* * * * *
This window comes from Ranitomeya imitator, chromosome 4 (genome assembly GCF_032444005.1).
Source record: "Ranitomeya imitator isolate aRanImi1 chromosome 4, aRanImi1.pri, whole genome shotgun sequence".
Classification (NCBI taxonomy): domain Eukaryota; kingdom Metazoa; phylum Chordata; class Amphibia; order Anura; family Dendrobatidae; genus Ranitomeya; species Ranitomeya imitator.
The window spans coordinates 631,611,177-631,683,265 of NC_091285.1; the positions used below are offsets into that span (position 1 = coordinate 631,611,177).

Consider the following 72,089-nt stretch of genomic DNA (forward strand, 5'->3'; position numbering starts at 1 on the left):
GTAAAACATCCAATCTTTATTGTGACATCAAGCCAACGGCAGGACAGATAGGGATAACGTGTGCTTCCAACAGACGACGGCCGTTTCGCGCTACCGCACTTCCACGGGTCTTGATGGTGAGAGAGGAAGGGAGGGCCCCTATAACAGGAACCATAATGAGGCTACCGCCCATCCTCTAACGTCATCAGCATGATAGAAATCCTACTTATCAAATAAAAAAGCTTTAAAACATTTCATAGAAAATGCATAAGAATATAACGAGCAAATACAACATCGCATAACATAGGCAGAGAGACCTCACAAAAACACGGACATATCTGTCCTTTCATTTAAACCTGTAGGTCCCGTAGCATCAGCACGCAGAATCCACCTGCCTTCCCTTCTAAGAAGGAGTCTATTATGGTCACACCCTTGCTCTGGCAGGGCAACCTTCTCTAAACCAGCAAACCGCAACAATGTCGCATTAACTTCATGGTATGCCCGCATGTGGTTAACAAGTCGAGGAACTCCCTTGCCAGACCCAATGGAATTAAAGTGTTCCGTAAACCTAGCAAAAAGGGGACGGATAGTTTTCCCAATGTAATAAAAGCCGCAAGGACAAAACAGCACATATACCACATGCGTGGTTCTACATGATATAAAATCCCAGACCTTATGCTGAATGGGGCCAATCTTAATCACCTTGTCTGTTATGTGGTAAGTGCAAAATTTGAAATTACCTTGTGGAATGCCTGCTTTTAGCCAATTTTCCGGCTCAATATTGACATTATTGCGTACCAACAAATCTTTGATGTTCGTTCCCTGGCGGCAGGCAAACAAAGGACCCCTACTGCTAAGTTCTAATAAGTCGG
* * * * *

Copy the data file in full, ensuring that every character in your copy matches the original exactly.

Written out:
This window comes from Ranitomeya imitator, chromosome 4 (genome assembly GCF_032444005.1).
Source record: "Ranitomeya imitator isolate aRanImi1 chromosome 4, aRanImi1.pri, whole genome shotgun sequence".
Classification (NCBI taxonomy): domain Eukaryota; kingdom Metazoa; phylum Chordata; class Amphibia; order Anura; family Dendrobatidae; genus Ranitomeya; species Ranitomeya imitator.
The window spans coordinates 631,611,177-631,683,265 of NC_091285.1; the positions used below are offsets into that span (position 1 = coordinate 631,611,177).

Consider the following 72,089-nt stretch of genomic DNA (forward strand, 5'->3'; position numbering starts at 1 on the left):
GTAAAACATCCAATCTTTATTGTGACATCAAGCCAACGGCAGGACAGATAGGGATAACGTGTGCTTCCAACAGACGACGGCCGTTTCGCGCTACCGCACTTCCACGGGTCTTGATGGTGAGAGAGGAAGGGAGGGCCCCTATAACAGGAACCATAATGAGGCTACCGCCCATCCTCTAACGTCATCAGCATGATAGAAATCCTACTTATCAAATAAAAAAGCTTTAAAACATTTCATAGAAAATGCATAAGAATATAACGAGCAAATACAACATCGCATAACATAGGCAGAGAGACCTCACAAAAACACGGACATATCTGTCCTTTCATTTAAACCTGTAGGTCCCGTAGCATCAGCACGCAGAATCCACCTGCCTTCCCTTCTAAGAAGGAGTCTATTATGGTCACACCCTTGCTCTGGCAGGGCAACCTTCTCTAAACCAGCAAACCGCAACAATGTCGCATTAACTTCATGGTATGCCCGCATGTGGTTAACAAGTCGAGGAACTCCCTTGCCAGACCCAATGGAATTAAAGTGTTCCGTAAACCTAGCAAAAAGGGGACGGATAGTTTTCCCAATGTAATAAAAGCCGCAAGGACAAAACAGCACATATACCACATGCGTGGTTCTACATGATATAAAATCCCAGACCTTATGCTGAATGGGGCCAATCTTAATCACCTTGTCTGTTATGTGGTAAGTGCAAAATTTGAAATTACCTTGTGGAATGCCTGCTTTTAGCCAATTTTCCGGCTCAATATTGACATTATTGCGTACCAACAAATCTTTGATGTTCGTTCCCTGGCGGCAGGCAAACAAAGGACCCCTACTGCTAAGTTCTAATAAGTCGG